By Mary O’KEEFE
The Montrose Arts and Crafts Festival was held this past weekend and by all accounts was one of the most successful events to date.
“Everything went really well,” said Dee Ovenden, Arts and Crafts coordinator.
Despite the heat, an estimated 25,000 people strolled along Honolulu Avenue enjoying the 300 vendors and food booths that participated in the annual event.
“It is really growing,” Ovenden said. “We had a steady crowd. It was less on Saturday but on Sunday we almost doubled [the visitors].”
“One of our fellow volunteers said it was the smoothest [Arts and Crafts Festival] we had ever had as far as getting everyone [set up],” said Dale Dawson, Montrose Shopping Park Association (MSPA) executive director.
MSPA sponsored the two-day event. It sponsors several special events that bring thousands of people to Montrose each year. This year – Montrose’s 100th anniversary – association members are making a concentrated effort to invite and encourage shoppers to go beyond the special event to get to know the brick-and mortar-businesses as well.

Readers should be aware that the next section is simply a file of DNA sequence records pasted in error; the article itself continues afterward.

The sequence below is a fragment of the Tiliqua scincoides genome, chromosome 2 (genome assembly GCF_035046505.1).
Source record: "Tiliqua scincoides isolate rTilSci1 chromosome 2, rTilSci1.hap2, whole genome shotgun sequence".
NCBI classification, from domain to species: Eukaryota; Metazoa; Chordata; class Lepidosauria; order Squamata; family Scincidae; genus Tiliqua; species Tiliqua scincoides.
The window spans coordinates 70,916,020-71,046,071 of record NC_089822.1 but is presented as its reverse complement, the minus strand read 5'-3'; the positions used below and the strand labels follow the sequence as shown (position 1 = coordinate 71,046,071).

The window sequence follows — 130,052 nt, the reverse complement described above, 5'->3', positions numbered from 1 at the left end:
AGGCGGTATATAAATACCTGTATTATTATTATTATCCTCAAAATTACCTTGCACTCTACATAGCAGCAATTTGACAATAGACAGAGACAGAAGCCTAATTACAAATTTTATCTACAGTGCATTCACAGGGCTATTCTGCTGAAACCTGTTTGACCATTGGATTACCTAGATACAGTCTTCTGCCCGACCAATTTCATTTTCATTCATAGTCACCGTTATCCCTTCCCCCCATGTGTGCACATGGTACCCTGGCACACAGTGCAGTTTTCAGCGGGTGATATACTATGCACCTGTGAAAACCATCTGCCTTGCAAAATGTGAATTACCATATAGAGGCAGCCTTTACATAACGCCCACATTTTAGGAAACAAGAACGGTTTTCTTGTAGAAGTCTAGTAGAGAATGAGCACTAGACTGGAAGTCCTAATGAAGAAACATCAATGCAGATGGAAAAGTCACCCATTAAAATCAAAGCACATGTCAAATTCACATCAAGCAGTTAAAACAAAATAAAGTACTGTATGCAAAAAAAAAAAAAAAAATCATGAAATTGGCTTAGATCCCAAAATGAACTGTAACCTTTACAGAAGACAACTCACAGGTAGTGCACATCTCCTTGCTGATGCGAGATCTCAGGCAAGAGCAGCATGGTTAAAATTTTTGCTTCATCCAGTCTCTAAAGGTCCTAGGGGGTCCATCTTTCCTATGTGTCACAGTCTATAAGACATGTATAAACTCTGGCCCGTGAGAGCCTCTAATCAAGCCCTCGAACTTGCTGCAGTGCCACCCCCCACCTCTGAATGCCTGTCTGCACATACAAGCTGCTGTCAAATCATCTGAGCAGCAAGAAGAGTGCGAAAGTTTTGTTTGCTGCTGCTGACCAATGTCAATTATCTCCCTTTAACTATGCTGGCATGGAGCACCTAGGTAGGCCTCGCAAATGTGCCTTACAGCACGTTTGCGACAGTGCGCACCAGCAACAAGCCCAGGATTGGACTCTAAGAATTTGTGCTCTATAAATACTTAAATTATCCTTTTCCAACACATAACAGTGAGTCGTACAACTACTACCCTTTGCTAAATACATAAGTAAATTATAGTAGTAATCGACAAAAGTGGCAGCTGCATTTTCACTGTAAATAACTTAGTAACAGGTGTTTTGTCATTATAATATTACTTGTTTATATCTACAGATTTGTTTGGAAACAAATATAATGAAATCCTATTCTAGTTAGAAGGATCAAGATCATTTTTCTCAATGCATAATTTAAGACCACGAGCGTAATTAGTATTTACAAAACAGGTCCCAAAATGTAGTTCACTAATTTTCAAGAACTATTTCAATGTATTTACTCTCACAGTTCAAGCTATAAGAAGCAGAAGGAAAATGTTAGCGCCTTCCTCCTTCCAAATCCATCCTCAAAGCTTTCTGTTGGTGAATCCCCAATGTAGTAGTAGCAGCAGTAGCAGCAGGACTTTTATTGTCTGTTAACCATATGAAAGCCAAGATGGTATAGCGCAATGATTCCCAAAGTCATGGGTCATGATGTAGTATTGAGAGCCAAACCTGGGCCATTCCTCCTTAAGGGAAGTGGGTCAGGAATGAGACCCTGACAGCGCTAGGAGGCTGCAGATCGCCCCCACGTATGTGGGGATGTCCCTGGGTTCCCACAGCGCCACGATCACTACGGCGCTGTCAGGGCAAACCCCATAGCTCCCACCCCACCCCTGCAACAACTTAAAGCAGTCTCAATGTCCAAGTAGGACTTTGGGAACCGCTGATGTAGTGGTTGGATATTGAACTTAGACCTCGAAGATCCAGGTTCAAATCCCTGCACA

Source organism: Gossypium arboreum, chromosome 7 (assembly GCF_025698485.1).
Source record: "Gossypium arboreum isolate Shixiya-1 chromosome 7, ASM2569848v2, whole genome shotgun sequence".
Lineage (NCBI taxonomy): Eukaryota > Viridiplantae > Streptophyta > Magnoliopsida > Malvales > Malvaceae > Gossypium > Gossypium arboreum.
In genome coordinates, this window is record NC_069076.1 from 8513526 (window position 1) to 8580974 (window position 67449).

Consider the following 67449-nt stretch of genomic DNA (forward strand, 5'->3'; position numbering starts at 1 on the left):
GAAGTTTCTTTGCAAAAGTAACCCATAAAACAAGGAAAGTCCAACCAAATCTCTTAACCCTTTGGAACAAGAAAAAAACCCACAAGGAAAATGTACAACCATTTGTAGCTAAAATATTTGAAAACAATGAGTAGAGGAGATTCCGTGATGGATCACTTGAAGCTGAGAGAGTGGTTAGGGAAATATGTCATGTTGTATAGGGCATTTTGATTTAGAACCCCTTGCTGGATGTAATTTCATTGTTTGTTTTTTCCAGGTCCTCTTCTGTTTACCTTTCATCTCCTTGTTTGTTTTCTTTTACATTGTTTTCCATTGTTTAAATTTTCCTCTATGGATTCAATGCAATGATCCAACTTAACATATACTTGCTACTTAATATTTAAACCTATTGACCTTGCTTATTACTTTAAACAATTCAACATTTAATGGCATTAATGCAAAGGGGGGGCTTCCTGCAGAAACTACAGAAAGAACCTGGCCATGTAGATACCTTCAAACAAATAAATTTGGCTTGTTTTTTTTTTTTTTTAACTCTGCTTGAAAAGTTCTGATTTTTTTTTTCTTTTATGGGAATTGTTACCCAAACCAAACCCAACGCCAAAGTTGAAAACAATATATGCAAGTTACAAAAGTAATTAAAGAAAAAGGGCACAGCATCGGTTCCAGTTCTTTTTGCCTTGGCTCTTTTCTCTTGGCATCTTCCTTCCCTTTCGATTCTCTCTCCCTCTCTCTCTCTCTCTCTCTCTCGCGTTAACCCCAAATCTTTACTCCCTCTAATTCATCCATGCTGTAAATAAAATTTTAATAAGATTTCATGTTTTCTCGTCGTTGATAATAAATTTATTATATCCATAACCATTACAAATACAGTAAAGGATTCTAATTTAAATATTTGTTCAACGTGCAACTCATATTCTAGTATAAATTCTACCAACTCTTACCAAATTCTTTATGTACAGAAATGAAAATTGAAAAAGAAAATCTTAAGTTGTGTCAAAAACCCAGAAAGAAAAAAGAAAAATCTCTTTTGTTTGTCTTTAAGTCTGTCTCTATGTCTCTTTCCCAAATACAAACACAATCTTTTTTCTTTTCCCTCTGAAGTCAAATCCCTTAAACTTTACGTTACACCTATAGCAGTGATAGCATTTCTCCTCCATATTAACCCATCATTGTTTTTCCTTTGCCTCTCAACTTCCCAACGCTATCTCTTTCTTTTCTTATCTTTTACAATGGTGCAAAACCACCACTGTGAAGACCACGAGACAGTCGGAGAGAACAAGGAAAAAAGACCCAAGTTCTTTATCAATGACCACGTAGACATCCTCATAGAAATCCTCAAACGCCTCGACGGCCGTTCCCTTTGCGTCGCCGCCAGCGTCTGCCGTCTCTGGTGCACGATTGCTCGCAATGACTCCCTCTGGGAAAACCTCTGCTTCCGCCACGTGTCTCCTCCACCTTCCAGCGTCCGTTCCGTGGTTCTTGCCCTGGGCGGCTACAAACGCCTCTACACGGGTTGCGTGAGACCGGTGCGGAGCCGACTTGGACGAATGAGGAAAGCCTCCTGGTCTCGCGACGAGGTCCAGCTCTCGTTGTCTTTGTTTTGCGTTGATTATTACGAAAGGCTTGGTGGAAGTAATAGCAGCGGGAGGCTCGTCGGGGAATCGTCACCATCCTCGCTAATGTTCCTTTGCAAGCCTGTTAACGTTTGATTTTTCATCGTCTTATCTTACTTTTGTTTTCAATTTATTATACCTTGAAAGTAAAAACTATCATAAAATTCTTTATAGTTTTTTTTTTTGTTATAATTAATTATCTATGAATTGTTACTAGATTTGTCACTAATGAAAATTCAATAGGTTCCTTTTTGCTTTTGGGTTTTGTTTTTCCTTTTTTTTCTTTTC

“We tied in a merchant promotional offer,” Dawson said as a way to entice visitors.
Customers who brought receipts from local stores to the MSPA information booth received a gift. The item given was dependent on how much was spent locally.
“It went really well. In the two days we saw from 60 to 75 people who received promotional [gifts],” said Linda McMenamin, events coordinator/marketplace manager for MSPA.
She added that a few customers brought receipts of over $600, making the event positive for both the vendors and local merchants.
The importance of keeping it local and having a standard of what defines “arts and crafts” is something all coordinating parties agree on. Ovenden will now begin planning next year’s event, including making sure vendors that are invited are not commercial and keep with the arts and crafts style.
“Some vendors that are too commercial will not be invited back,” Ovenden said.
The event highlighted the small town and community that are important to MSPA. That feeling spread not only to visitors, but also was shared by vendors.
“As the vendors left, they said, ‘See you next year,’” Dawson said. “That’s nice to hear.”